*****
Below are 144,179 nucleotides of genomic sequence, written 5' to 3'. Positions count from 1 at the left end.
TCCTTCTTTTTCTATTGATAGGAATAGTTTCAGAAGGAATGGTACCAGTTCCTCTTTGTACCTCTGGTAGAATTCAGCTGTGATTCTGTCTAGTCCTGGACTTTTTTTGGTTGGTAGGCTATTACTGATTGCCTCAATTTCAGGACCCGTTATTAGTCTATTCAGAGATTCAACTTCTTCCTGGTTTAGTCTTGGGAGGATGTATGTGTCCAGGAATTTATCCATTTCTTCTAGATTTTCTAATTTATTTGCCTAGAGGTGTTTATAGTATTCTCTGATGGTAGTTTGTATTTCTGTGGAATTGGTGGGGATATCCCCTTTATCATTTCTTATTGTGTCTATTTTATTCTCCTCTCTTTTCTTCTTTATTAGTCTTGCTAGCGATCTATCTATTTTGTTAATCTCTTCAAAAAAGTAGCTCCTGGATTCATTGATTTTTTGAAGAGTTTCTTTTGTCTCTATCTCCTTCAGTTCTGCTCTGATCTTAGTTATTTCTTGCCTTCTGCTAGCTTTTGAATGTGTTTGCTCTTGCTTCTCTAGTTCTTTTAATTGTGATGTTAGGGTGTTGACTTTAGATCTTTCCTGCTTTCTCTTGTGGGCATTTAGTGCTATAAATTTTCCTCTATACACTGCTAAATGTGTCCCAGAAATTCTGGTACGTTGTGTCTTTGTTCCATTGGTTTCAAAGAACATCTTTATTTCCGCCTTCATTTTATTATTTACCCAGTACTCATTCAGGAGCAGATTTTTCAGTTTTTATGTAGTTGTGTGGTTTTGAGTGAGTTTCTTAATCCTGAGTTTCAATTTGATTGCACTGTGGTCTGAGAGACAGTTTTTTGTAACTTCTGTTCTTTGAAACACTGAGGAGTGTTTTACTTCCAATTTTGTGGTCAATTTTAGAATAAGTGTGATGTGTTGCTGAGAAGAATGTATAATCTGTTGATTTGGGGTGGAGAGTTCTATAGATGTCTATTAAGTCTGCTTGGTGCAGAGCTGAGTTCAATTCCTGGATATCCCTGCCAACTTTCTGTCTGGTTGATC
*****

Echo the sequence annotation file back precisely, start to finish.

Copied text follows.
Below are 144,179 nucleotides of genomic sequence, written 5' to 3'. Positions count from 1 at the left end.
TCCTTCTTTTTCTATTGATAGGAATAGTTTCAGAAGGAATGGTACCAGTTCCTCTTTGTACCTCTGGTAGAATTCAGCTGTGATTCTGTCTAGTCCTGGACTTTTTTTGGTTGGTAGGCTATTACTGATTGCCTCAATTTCAGGACCCGTTATTAGTCTATTCAGAGATTCAACTTCTTCCTGGTTTAGTCTTGGGAGGATGTATGTGTCCAGGAATTTATCCATTTCTTCTAGATTTTCTAATTTATTTGCCTAGAGGTGTTTATAGTATTCTCTGATGGTAGTTTGTATTTCTGTGGAATTGGTGGGGATATCCCCTTTATCATTTCTTATTGTGTCTATTTTATTCTCCTCTCTTTTCTTCTTTATTAGTCTTGCTAGCGATCTATCTATTTTGTTAATCTCTTCAAAAAAGTAGCTCCTGGATTCATTGATTTTTTGAAGAGTTTCTTTTGTCTCTATCTCCTTCAGTTCTGCTCTGATCTTAGTTATTTCTTGCCTTCTGCTAGCTTTTGAATGTGTTTGCTCTTGCTTCTCTAGTTCTTTTAATTGTGATGTTAGGGTGTTGACTTTAGATCTTTCCTGCTTTCTCTTGTGGGCATTTAGTGCTATAAATTTTCCTCTATACACTGCTAAATGTGTCCCAGAAATTCTGGTACGTTGTGTCTTTGTTCCATTGGTTTCAAAGAACATCTTTATTTCCGCCTTCATTTTATTATTTACCCAGTACTCATTCAGGAGCAGATTTTTCAGTTTTTATGTAGTTGTGTGGTTTTGAGTGAGTTTCTTAATCCTGAGTTTCAATTTGATTGCACTGTGGTCTGAGAGACAGTTTTTTGTAACTTCTGTTCTTTGAAACACTGAGGAGTGTTTTACTTCCAATTTTGTGGTCAATTTTAGAATAAGTGTGATGTGTTGCTGAGAAGAATGTATAATCTGTTGATTTGGGGTGGAGAGTTCTATAGATGTCTATTAAGTCTGCTTGGTGCAGAGCTGAGTTCAATTCCTGGATATCCCTGCCAACTTTCTGTCTGGTTGATC